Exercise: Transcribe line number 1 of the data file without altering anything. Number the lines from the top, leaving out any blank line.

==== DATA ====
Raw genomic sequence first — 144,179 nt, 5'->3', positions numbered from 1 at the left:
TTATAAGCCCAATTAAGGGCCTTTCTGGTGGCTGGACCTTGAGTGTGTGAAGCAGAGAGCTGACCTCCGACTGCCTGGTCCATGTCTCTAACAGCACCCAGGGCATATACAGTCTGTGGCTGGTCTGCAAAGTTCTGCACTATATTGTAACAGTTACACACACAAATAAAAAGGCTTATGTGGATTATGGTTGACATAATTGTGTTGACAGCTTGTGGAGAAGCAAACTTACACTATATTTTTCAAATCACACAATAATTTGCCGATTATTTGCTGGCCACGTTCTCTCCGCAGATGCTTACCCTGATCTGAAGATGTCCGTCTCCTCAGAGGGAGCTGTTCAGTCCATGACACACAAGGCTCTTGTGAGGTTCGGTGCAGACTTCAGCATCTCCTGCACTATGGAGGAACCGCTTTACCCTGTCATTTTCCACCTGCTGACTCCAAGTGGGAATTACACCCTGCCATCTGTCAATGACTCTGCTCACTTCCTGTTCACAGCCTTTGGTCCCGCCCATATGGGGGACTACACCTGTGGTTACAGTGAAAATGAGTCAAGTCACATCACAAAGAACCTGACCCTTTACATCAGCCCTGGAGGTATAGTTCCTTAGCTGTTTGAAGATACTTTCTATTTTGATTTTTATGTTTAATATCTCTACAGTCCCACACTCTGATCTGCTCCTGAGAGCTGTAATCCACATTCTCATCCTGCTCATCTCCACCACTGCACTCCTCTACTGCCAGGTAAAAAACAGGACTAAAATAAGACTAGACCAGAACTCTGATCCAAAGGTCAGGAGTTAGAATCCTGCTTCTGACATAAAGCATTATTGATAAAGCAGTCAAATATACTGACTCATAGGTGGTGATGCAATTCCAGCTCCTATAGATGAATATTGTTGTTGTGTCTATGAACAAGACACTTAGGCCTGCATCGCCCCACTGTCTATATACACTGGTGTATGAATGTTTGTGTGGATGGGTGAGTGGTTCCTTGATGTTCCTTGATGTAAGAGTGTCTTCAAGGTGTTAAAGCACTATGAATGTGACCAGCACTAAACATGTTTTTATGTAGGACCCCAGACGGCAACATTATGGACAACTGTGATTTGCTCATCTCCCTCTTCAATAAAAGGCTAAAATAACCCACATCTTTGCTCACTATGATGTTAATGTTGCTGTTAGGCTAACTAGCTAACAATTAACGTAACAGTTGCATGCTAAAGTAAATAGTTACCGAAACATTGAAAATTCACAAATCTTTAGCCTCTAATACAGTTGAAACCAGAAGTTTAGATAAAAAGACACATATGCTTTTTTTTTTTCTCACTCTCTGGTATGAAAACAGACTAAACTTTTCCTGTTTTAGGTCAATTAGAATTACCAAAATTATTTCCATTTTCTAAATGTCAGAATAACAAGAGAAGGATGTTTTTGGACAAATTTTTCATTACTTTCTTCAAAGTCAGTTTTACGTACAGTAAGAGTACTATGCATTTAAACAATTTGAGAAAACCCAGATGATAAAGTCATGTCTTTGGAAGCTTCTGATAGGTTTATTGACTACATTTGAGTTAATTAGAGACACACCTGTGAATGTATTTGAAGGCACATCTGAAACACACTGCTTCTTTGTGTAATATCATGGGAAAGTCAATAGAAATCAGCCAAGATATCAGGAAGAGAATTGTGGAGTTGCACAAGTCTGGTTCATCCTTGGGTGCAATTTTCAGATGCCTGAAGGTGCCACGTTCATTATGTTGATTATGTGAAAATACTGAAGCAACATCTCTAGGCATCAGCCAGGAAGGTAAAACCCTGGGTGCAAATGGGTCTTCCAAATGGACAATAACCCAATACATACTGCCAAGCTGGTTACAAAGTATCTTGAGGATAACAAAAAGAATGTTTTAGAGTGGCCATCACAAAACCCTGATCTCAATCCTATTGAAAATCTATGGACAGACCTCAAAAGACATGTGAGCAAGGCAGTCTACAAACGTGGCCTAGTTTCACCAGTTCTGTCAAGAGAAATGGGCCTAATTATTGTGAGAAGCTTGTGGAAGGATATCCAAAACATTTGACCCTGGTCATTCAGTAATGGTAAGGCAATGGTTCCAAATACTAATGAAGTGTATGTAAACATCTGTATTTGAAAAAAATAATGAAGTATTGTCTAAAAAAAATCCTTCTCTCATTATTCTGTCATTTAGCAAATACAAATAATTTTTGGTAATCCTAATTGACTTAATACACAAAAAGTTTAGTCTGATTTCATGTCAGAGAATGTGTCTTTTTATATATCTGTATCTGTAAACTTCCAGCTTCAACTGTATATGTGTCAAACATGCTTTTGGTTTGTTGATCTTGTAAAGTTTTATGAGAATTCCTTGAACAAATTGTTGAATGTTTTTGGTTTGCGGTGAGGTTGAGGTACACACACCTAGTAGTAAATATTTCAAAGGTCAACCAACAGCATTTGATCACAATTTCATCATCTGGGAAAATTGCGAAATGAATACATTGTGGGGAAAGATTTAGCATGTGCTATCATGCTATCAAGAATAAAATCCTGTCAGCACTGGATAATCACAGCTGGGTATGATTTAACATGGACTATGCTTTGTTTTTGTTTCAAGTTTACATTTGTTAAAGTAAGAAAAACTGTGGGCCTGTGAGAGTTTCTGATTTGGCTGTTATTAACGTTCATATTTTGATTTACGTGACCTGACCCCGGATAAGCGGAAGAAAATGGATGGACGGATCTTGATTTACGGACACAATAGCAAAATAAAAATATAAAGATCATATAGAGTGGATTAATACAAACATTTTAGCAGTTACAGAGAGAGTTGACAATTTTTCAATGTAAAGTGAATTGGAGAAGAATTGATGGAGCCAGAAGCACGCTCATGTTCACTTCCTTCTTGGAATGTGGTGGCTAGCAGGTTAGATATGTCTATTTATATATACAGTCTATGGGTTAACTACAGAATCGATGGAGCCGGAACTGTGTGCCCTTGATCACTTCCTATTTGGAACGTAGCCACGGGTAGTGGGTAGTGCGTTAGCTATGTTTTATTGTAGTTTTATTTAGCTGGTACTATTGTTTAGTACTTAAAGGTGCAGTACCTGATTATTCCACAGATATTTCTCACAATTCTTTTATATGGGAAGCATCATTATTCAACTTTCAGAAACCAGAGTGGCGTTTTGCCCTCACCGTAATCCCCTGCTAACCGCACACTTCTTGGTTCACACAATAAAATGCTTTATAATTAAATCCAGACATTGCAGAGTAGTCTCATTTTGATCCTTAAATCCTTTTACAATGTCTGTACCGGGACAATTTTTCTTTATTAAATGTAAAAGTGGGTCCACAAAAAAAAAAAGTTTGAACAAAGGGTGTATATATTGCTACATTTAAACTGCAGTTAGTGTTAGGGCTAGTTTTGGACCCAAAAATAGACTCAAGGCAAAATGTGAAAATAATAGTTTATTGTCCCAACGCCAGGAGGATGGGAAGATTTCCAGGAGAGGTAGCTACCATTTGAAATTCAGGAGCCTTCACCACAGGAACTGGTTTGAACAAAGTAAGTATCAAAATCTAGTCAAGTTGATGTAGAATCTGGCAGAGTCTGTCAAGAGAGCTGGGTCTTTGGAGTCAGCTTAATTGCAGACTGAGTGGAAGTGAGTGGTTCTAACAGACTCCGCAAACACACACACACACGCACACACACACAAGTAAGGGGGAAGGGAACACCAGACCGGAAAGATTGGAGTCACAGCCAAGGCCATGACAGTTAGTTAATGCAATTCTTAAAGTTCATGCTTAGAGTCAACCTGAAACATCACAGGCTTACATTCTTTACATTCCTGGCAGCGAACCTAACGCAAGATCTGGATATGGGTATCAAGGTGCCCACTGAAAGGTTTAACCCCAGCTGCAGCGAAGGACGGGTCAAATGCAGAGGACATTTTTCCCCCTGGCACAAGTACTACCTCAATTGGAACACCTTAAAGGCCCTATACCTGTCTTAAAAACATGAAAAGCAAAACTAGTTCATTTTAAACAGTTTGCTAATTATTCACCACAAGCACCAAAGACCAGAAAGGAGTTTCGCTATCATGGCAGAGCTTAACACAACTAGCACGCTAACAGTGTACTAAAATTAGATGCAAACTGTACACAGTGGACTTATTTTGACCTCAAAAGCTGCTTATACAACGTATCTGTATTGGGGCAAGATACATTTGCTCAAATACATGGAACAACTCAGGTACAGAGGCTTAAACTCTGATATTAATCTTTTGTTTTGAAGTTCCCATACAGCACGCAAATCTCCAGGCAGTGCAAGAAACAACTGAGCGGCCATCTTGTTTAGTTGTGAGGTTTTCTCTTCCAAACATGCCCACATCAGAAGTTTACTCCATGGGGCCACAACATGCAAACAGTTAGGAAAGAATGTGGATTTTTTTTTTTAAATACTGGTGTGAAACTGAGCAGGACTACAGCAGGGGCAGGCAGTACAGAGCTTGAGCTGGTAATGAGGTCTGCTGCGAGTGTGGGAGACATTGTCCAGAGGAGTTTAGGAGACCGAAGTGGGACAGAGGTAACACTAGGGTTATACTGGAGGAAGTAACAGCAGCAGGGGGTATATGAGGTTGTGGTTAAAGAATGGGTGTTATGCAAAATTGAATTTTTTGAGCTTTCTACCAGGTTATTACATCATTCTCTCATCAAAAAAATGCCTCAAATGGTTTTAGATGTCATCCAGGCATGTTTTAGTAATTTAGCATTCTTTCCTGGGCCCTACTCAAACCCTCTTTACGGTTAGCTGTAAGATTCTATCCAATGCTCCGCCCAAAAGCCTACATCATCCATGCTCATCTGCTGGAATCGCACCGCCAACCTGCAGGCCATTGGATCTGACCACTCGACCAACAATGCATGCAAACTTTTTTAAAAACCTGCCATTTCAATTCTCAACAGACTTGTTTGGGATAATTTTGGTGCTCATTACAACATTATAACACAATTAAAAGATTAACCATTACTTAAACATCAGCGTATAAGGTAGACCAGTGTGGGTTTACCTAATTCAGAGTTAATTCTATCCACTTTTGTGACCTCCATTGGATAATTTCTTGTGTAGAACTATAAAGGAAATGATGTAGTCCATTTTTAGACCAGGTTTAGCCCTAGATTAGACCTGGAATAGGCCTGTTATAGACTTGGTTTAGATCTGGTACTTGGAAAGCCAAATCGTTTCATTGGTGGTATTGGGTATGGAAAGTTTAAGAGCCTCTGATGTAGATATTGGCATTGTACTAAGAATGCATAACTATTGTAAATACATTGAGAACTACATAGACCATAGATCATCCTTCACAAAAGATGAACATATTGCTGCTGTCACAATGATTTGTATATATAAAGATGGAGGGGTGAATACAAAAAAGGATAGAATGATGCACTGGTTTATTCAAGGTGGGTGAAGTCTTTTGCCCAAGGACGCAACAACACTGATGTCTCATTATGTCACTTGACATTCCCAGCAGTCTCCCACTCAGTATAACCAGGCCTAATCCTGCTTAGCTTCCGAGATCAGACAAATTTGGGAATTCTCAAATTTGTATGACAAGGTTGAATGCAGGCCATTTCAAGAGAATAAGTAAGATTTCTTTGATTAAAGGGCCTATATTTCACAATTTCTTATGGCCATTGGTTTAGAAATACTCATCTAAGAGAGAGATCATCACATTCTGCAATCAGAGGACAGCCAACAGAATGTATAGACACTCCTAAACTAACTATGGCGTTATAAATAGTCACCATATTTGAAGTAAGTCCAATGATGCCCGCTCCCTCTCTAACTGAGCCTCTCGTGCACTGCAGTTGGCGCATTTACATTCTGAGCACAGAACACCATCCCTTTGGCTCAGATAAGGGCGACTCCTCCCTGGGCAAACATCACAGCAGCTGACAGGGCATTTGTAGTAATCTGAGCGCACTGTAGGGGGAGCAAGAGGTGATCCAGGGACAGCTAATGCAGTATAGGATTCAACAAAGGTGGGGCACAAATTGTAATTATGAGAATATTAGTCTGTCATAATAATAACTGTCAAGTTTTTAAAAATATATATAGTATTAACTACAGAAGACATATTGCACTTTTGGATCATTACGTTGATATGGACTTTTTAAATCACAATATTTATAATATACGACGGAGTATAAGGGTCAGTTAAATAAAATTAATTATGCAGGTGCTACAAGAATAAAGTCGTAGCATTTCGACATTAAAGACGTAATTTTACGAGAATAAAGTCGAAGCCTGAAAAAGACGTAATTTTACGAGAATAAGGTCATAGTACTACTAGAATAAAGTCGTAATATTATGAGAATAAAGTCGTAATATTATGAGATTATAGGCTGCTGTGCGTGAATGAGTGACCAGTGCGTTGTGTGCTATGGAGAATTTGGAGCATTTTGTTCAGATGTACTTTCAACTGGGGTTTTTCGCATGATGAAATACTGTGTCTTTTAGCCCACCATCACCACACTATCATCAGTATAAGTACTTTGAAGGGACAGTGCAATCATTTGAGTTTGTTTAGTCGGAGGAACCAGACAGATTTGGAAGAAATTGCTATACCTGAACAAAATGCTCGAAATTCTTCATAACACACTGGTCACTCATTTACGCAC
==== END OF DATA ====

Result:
Raw genomic sequence first — 144,179 nt, 5'->3', positions numbered from 1 at the left: